8 reasons to risk living like a peasant to relocate to San Francisco

When you’re a suppressed child raised in small town, the most powerful and overbearing desire is to escape. “Surely, not everyone in the world believes sodomy is a sin,” I told myself as early as 5 years old. This mentality – that I belonged elsewhere – is the reason I went to Indiana University, a college known for LGBTQ advocacy, transgender teachers, and for being one of the only universities in the country who offers Gender Studies as a major. In fact, I first came out of the closet on Xanga my freshman year (read here: plenty of lulz).

Despite hiding who I was as a child, I found solace in manipulating one of Christianity’s many hypocrisies: nothing is worse than being gay. My parents were divorced. Everyone around me had sex out of wedlock. The couples who lived next door, across the street, and all over our apartment complex beat and killed each other. Huh…As long as I suppress and deny feelings of homosexuality, I could get away with murder. In this case, “murder” for a child/teenager is smoking cigarettes, cursing, and watching inappropriate movies — Pretty Woman, The Birdcage, Set it Off, and more — which confirmed to me that queer people and outcasts can be happy and successful in places other than Indiana.

As a gay mecca at the forefront of progressive attitudes towards healthcare and (homo)sexuality, San Francisco has become my haven, conjuring me and depleting my vacation days four times in the last two years. The friends I visit insist I relocate there, to which I always respond, “I don’t know how anyone affords to live here!” Lately, though, the temptation to say goodbye to the Windy City – undoubtedly spending thousands of dollars moving and doubling or tripling my living expenses – to move West is stronger than ever. Here’s why:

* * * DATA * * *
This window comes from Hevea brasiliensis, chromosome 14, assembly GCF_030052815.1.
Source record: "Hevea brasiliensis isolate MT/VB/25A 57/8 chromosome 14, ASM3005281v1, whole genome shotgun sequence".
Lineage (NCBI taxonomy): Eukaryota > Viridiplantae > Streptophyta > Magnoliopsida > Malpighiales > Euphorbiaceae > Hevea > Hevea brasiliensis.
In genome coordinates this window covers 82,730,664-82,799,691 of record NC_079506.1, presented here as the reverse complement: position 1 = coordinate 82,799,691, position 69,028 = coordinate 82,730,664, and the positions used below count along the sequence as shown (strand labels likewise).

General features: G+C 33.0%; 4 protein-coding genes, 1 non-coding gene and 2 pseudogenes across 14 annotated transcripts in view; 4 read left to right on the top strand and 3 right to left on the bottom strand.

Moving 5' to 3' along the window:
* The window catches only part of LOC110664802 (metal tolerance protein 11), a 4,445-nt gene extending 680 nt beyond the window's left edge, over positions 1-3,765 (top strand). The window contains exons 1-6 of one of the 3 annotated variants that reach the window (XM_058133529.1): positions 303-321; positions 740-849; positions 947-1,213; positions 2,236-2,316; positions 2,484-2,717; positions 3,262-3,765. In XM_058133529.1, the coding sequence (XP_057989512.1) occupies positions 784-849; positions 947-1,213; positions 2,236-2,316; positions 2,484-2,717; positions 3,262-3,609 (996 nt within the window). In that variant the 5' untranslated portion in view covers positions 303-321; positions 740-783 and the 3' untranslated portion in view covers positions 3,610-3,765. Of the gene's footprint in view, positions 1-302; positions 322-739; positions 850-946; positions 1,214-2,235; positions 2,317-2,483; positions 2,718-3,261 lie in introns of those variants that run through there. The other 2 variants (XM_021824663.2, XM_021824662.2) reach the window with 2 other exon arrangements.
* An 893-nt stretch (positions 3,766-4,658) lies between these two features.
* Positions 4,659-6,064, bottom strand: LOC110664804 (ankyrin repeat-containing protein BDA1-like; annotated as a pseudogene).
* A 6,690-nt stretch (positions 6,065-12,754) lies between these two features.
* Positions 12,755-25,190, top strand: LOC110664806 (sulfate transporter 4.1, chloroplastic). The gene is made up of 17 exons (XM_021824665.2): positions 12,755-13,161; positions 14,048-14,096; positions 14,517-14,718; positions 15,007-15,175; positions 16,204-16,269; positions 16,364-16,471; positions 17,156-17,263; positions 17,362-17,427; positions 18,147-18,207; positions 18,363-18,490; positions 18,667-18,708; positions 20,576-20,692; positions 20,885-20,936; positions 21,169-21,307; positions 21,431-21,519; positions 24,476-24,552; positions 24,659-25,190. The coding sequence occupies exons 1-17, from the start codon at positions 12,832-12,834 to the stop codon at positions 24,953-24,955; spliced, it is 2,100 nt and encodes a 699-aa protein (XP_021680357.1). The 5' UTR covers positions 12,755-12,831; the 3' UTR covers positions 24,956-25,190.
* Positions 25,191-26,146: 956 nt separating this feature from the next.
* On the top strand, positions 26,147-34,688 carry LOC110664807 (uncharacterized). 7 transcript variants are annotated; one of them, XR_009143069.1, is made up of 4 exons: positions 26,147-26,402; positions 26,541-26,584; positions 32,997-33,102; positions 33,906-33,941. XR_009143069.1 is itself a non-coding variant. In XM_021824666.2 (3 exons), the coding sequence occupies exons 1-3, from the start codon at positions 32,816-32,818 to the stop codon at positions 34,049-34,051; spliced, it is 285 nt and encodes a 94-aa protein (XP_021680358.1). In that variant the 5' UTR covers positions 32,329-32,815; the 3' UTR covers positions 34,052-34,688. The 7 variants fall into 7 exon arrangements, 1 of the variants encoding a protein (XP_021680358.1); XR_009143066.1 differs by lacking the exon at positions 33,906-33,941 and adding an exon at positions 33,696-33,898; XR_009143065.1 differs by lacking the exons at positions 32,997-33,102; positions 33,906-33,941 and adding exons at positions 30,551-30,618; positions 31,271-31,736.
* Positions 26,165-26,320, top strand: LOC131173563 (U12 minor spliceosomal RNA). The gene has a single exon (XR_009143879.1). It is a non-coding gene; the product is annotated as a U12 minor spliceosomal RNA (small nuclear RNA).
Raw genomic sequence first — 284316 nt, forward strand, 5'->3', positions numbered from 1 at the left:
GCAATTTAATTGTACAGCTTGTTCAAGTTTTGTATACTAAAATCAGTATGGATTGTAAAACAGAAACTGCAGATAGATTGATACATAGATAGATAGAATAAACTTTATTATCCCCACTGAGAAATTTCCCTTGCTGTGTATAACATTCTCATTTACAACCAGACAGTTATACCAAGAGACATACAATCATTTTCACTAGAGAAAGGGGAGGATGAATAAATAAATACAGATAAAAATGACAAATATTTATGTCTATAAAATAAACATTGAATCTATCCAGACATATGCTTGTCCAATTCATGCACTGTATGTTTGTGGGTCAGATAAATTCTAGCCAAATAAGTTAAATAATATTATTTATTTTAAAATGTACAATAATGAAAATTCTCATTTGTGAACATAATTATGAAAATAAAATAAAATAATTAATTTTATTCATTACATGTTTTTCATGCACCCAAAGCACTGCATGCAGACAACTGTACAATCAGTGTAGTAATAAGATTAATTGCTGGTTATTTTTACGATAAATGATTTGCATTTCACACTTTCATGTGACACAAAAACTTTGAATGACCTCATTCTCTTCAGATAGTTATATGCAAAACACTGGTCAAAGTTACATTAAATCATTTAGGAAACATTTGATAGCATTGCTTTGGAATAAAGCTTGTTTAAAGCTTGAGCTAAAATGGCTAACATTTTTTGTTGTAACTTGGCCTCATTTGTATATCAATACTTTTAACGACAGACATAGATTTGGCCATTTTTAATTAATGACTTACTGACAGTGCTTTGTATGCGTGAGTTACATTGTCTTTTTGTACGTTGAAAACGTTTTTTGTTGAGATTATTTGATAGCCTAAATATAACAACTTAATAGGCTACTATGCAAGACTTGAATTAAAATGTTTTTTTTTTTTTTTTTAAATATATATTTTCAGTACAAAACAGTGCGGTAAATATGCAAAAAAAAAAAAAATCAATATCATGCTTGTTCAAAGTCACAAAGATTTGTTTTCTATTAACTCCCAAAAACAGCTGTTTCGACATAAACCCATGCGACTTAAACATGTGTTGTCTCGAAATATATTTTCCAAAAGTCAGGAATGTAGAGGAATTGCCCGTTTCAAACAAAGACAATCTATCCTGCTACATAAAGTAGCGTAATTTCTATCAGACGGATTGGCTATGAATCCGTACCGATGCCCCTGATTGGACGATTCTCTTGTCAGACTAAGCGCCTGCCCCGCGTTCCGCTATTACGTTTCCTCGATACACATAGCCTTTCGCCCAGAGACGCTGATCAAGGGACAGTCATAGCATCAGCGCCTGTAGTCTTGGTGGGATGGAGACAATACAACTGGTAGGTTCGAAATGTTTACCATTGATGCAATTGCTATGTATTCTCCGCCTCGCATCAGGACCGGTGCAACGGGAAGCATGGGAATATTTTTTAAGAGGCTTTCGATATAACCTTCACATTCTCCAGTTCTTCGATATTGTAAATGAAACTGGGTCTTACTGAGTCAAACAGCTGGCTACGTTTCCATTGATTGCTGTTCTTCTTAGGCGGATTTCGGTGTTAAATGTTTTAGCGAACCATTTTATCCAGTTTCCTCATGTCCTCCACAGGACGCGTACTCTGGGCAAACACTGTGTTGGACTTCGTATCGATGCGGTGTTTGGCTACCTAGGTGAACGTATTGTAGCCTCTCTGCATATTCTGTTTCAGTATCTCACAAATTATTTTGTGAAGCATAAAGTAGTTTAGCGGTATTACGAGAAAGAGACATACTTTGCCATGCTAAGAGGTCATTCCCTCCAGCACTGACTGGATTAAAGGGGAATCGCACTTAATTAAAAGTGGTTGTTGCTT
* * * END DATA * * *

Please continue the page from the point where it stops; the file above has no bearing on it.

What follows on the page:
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Men in bars caress and make out with each other
WITHOUT A SINGLE FUCK GIVEN. And not just in gay bars. In Chicago, people are programmed to stare at their phone and worry about what the standoffish couple in front of them thinks. It’s as if they’ve forgotten their human right to show affection to whomever they want. Seeing two dudes holding hands and kissing at a Burger King that wasn’t located in the Castro (yes, this bitch went to Burger King) put me over the moon.


Calves and booties are voluptuous.
Climbing up all those hills does wonders for the legs and thighs. I tend to look at bulges and bumps no matter what, but in SF, the only remedy to looking is looking until someone tells me to stop.

True Burger – Oakland, CA

People aren’t hung up on my race or appearance.
Walking around any habitable part of Chicago outside Boystown (which, I don’t frequent unless there’s a special event) prompts side eye from Lululemon-wearing whites or thuggish POC (people-of-color) who undoubtedly think I stole or fucked a daddy for the $2,500 worth of outfit I’m wearing. SF folks smile. The baristas smile as they give you your latte. Passersby howl instead of scowl. And, “whites only” is nowhere to be found on Grindr.


Lyft-Line introduces you to new people.